Distortion losses of high speed single-photon avalanche diode receivers approaching quantum sensitivity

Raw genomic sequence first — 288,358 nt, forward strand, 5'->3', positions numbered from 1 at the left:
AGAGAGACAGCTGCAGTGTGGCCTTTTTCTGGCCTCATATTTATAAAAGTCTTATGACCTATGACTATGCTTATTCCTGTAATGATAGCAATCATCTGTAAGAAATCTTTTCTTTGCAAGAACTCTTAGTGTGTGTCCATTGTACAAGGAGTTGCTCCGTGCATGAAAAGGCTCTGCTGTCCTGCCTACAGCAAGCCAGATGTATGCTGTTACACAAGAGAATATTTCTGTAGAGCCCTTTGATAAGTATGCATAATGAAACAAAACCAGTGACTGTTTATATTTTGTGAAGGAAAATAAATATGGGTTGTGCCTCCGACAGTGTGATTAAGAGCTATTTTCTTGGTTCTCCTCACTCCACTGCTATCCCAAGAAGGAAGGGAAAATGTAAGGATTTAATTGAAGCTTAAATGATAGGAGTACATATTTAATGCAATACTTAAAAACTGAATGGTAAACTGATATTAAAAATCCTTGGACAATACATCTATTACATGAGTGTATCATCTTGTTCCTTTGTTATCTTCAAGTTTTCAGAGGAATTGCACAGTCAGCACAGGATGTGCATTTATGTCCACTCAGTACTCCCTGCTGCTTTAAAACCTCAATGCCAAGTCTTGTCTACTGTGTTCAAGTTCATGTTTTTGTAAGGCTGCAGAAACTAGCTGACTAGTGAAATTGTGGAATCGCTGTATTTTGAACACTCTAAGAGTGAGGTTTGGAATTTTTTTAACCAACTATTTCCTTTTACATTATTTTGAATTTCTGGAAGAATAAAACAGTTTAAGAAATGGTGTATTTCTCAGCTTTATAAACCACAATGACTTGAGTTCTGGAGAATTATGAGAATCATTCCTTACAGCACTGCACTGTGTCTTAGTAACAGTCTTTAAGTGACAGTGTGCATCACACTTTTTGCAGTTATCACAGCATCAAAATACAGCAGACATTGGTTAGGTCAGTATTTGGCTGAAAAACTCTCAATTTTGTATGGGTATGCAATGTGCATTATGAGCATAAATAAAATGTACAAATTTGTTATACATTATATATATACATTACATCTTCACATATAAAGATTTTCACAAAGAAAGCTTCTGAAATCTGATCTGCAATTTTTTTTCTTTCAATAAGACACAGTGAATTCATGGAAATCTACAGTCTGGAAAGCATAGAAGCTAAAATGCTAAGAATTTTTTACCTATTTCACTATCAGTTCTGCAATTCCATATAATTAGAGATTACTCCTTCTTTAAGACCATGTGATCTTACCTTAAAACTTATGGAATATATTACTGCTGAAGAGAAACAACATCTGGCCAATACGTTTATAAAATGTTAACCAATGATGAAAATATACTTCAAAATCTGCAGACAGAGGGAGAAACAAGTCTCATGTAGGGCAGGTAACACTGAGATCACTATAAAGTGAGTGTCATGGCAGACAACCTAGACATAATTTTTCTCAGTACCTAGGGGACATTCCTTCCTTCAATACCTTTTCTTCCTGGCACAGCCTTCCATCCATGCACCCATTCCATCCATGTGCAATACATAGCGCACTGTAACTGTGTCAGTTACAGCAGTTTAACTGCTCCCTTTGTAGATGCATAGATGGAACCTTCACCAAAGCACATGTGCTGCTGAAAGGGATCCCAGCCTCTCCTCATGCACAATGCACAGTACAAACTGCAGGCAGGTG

Data traffic is growing exponentially, and the radio frequency (RF) spectrum is under pressure to meet these demands. Visible light communication (VLC) has hundreds of terahertz of unused and unregulated bandwidth and the widespread use of solid-state lighting makes it viable to supplement RF networks. Present optical receivers (RXs) use positive-intrinsic-negative (PIN) diodes or avalanche photodiodes (APDs) and amplification circuitry that impairs RX sensitivity. In this work, the extremely high gain of single-photon avalanche diodes (SPADs) is utilised to remove the need for an amplifier. This offers significantly improved sensitivity and allows the quantum limit of detection to be approached. A SPAD array integrated in 40 nm CMOS is used to determine the transient response of SPADs and investigate the effect of dead time after a photon is detected. A 130 nm CMOS SPAD array RX in this work achieves 500 Mb/s four-level pulse amplitude modulation and 350 Mb/s OFDM in a 450 nm laser diode-based VLC link within 15.2 dB of the quantum limit. However, SPAD dead time induces around 5.7 dB of transient distortion which restricts error performance and data rate an order of magnitude below that of APDs. This thesis builds a model of a discrete photon counting system which exhibits this nonlinear behaviour and compares it to practical measurements with the RX. A unipolar intensity-modulated optical signal is considered, as opposed to bipolar electric fields in conventional RF systems. Intermodulation is analysed, and the resulting degradation of signal-to-noise-and-distortion ratio and bit error rate is evaluated. The model is a tool for understanding distortion to ultimately allow rectification through RX architecture, modulation scheme, coding, and equalisation techniques. The thesis concludes that the SPAD RX is effective with very low optical power, allowing considerable improvements of two orders of magnitude in transmitter energy efficiency or one order of magnitude in link distance compared to present VLC systems – useful for underwater applications. This work proves that the high electrical power consumption disadvantage due to the SPAD bias can be alleviated by operating the RX in an optimum region determined in the model. Further savings and integration advantages are gained by using CMOS. This SPAD RX demonstrates the lowest power consumption and highest sensitivity to date. The need for narrow bandpass spectral filtering in bright ambient light conditions remains a limitation of the SPAD RX.